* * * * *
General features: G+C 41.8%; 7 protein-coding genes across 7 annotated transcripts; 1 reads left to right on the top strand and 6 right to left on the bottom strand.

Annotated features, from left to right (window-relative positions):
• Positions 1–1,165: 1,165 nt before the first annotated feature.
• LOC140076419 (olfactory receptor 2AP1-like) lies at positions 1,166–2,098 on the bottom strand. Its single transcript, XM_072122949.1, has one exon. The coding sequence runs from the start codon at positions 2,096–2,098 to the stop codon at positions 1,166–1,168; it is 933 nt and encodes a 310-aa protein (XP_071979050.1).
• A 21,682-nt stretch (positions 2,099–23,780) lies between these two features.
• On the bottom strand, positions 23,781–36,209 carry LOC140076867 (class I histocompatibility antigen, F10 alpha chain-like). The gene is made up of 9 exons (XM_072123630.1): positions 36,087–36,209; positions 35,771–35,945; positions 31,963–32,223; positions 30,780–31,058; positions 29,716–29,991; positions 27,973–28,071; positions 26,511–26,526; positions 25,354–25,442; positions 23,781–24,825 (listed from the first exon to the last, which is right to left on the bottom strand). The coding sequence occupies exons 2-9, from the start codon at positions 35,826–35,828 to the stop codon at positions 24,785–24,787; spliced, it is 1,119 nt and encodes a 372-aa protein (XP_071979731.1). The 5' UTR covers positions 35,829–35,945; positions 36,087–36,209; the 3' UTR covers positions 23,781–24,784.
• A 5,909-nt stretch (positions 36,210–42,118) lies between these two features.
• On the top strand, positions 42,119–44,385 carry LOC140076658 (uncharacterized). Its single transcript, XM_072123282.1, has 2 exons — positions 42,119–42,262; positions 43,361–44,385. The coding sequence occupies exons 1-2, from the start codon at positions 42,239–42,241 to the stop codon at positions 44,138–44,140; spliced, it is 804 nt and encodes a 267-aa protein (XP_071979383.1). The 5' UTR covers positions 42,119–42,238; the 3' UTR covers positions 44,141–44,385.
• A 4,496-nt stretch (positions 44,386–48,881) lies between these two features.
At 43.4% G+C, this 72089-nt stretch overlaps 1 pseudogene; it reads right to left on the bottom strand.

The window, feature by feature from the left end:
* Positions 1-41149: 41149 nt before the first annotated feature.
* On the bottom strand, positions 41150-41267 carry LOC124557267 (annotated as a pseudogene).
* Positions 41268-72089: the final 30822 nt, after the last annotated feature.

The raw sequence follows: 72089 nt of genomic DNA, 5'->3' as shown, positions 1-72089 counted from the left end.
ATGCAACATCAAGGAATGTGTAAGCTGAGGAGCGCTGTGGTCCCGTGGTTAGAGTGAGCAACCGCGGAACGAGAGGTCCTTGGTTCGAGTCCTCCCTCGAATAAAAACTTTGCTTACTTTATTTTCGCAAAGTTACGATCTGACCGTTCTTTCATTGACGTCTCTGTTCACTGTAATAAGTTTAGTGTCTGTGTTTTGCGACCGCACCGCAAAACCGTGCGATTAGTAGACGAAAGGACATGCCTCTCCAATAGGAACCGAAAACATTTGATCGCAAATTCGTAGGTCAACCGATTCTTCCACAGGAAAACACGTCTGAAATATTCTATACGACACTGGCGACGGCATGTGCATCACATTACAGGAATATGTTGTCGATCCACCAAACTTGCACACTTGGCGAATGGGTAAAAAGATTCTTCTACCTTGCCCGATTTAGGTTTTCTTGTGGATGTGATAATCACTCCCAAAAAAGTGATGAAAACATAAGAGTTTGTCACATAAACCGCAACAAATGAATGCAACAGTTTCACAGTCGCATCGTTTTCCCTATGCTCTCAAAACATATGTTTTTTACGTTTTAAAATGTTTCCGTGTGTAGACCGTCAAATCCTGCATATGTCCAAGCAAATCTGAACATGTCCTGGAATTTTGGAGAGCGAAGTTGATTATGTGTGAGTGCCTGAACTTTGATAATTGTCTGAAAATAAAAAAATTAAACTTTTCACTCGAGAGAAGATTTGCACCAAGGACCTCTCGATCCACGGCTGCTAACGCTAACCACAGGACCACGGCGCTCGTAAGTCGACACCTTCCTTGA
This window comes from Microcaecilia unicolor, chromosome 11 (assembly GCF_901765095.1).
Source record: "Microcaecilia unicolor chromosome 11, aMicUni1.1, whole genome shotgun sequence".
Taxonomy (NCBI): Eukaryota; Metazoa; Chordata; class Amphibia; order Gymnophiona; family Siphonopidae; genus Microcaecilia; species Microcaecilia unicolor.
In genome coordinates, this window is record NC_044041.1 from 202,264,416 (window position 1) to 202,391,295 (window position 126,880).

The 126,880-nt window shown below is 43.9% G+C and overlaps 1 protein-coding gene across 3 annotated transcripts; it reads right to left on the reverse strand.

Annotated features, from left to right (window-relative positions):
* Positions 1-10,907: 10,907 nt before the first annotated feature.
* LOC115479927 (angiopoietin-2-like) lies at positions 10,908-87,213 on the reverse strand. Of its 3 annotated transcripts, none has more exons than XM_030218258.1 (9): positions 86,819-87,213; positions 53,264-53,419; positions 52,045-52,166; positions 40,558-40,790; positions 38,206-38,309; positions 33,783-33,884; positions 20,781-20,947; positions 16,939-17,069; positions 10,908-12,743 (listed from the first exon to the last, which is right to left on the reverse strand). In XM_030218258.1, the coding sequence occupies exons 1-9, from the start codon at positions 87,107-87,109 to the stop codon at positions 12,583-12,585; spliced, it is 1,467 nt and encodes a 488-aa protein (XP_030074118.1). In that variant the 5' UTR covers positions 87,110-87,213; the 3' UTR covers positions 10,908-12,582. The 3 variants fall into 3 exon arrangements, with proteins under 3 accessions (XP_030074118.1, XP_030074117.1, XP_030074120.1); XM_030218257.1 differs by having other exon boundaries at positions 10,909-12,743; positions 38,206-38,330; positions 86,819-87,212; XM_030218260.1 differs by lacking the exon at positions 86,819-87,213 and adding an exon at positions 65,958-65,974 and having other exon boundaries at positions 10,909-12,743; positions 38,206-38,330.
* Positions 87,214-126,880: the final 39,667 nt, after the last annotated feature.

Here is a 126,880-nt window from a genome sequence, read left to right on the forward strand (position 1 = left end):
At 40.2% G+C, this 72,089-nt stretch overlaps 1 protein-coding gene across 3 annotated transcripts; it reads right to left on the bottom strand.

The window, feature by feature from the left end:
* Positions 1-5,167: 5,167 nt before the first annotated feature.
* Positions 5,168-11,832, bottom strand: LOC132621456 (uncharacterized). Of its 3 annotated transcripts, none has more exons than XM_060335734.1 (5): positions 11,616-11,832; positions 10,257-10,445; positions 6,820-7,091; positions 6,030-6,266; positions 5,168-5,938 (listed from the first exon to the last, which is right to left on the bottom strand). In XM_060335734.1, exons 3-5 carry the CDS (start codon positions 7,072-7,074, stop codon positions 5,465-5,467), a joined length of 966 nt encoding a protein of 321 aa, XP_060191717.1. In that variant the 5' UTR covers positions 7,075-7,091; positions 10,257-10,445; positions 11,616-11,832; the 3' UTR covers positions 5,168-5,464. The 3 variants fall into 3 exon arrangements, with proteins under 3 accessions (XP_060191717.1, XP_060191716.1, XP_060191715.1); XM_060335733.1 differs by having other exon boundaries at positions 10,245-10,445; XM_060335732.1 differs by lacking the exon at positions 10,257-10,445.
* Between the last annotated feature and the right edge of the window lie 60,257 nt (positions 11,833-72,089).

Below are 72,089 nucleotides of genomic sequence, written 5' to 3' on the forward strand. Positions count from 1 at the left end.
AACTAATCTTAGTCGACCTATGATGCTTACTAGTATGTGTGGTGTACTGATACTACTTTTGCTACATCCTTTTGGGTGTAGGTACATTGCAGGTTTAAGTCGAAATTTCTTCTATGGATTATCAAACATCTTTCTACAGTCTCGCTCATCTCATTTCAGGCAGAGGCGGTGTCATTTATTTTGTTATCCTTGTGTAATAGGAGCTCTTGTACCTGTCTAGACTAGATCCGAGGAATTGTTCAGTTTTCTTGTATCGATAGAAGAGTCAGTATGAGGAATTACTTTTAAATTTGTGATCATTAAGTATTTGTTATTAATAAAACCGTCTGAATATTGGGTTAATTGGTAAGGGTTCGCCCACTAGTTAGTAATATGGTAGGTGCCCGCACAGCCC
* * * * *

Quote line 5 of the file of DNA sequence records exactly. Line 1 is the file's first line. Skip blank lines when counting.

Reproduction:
• A 21,682-nt stretch (positions 2,099–23,780) lies between these two features.